Now here's an underused but very dependable perennial that is gaining in popularity as gardeners learn more about the diversity of heights, textures, and bloom, and leaf and stem colors. Gail and I have been using them for years and both remember our parents using them successfully too.
Astilbes range in height from ten inch tall groundcover types such as the late blooming Pumila to the 5-6 foot tall background astilbe, 'Superba', with its purple scapes and fast moving feet. They all prefer compost-rich, moist soil and partial shade but will tolerate full sun here in Vermont given adequate rain or supplemental watering.
Several years ago we did a couple experimental plantings, one in an area known to flood for well over a month straight in the spring and the other adjacent to a vernal pond in an area that was quite damp all summer. In both instances what some might call "neglectful planting" resulted in waves of colorful bloom that only gets better each year.
Astilbes are most impressive in mass plantings where they do not have to compete with tree and shrub roots. We work leaf compost, aged manures and peat moss into the soil at planting time and then top-mulch with wood chips or more shredded leaves to maintain balanced moisture.
A typical 3" root division will become a mature plant within three years and if planted in well amended soil to begin with, it will continue to reach out for years to come. An astilbe root is a thick, fibrous root mass with a number of smaller, finer side roots. The strong root masses are often difficult to divide. This can be accomplished with a large knife, hand saw or small axe. I am forever purchasing the cheap grocery store brand serrated bread knives because they work well on this task. Recently I found a display of sheet rock a.k.a drywall knives in a box store and these are the best. Clearly the visual reminder of taking an axe to a plant may seem odd but over time astilbe roots do get tough!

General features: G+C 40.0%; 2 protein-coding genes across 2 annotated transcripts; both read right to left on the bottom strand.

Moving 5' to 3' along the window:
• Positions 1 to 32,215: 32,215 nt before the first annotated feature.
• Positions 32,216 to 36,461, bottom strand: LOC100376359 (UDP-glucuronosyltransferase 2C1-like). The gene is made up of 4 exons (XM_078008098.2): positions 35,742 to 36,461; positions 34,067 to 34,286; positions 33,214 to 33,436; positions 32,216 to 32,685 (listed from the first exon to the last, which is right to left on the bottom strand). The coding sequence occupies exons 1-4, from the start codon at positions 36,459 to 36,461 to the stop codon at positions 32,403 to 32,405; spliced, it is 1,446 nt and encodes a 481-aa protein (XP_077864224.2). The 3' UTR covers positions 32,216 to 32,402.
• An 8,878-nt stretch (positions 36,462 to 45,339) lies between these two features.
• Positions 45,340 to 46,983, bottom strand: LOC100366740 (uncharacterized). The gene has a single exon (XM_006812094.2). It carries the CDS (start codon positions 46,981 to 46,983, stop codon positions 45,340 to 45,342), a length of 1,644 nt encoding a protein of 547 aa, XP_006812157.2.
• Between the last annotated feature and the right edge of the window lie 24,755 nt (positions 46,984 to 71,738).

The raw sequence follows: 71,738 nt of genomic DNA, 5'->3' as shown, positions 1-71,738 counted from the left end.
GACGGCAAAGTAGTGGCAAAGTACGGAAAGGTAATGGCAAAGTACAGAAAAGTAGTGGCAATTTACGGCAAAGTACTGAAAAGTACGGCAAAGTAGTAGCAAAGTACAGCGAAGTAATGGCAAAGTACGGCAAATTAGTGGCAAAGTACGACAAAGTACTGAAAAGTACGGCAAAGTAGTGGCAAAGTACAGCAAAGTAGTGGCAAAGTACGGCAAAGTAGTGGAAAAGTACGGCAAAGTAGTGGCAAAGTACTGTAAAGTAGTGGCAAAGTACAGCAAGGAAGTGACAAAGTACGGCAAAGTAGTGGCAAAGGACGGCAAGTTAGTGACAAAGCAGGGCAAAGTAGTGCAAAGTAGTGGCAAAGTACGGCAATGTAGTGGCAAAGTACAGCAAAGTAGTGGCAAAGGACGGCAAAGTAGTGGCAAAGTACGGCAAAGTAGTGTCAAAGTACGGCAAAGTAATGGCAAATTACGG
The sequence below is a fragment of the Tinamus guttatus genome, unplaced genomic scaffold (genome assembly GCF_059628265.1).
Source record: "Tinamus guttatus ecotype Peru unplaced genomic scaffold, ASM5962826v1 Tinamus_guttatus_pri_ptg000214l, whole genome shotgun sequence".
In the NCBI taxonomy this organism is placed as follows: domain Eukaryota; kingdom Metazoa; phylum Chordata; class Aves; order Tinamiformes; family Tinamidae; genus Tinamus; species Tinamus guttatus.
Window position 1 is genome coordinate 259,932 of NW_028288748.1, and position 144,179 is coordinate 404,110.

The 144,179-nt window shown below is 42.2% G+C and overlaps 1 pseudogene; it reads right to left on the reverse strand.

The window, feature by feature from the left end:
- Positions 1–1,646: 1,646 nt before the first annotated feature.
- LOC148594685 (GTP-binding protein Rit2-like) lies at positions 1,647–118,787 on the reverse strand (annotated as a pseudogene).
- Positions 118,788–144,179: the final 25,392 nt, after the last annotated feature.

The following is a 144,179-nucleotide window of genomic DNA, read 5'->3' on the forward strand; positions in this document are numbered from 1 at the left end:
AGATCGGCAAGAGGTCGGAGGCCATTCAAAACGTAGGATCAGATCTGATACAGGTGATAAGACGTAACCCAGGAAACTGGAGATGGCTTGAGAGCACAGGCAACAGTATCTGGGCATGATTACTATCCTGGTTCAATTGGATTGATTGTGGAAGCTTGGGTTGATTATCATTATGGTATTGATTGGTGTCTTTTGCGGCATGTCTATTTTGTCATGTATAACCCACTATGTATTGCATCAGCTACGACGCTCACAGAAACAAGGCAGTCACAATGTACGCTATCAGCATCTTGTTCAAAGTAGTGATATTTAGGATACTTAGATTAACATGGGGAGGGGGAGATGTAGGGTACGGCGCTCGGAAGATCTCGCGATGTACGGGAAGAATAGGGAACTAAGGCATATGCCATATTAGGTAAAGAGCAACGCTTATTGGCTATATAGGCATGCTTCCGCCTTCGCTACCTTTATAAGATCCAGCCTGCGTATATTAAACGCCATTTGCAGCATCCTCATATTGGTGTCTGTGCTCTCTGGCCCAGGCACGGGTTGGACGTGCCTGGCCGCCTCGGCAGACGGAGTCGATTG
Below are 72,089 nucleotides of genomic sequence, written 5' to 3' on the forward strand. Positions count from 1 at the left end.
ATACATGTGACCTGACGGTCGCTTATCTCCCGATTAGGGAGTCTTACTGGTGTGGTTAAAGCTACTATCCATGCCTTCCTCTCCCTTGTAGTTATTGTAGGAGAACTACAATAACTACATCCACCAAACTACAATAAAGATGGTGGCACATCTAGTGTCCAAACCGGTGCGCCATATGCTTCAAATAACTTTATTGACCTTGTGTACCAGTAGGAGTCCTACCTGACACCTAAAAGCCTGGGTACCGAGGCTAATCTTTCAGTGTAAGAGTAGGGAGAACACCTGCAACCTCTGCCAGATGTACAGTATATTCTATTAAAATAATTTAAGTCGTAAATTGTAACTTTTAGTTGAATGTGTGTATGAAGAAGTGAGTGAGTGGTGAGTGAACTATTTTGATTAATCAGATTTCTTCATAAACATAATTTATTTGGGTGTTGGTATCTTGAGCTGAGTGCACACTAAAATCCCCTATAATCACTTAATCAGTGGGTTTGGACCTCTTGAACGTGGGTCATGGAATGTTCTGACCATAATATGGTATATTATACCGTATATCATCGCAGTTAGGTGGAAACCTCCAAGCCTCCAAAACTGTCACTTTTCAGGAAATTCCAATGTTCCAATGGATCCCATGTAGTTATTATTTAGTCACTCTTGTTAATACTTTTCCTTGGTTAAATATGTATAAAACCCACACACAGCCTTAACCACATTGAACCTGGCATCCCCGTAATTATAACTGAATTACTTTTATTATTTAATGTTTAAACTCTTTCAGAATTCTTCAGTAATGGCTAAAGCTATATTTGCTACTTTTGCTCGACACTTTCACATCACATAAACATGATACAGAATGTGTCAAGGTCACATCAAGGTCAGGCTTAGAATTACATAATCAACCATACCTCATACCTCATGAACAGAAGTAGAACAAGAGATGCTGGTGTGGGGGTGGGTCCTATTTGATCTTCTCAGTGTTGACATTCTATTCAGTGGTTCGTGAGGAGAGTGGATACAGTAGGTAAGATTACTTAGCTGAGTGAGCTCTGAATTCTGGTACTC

Many gardening journals describe astilbes for the strength they lend to the garden. They are physically able to stand well even under unfavorable wind conditions. As the plants mature, they form a tight clump of stems and leaves which work well with hostas, daylilies, actaeas and eupatoriums. If you visit us you will see that we continue to work them into a variety of situations, from full sun to fairly difficult shade.
As you consider using astilbes, evaluate their mature size, texture and color as well as bloom time. In this part of New England the bloom time ranges from June through August and on into mid September with a couple later varieties. As with any plant there are a number of variables involved in actual bloom time and this is something you will have to work with at your location. No matter which you choose, we are certain you will enjoy this trouble free perennial.
Dividing every fifth year or when the center begins to degrade will keep your astilbes looking good for a long time. Spring feeding around the plant perimeter with a fertilizer of your persuasion, organic or commercial, and fall clean up after several heavy frosts will keep them looking special. We wish we could suggest a good, picture-heavy book to serve as reference but as of now have not seen one. We try to have our display gardens well marked but don't always have saleable quantities of everything that's on display. Come. See. Enjoy!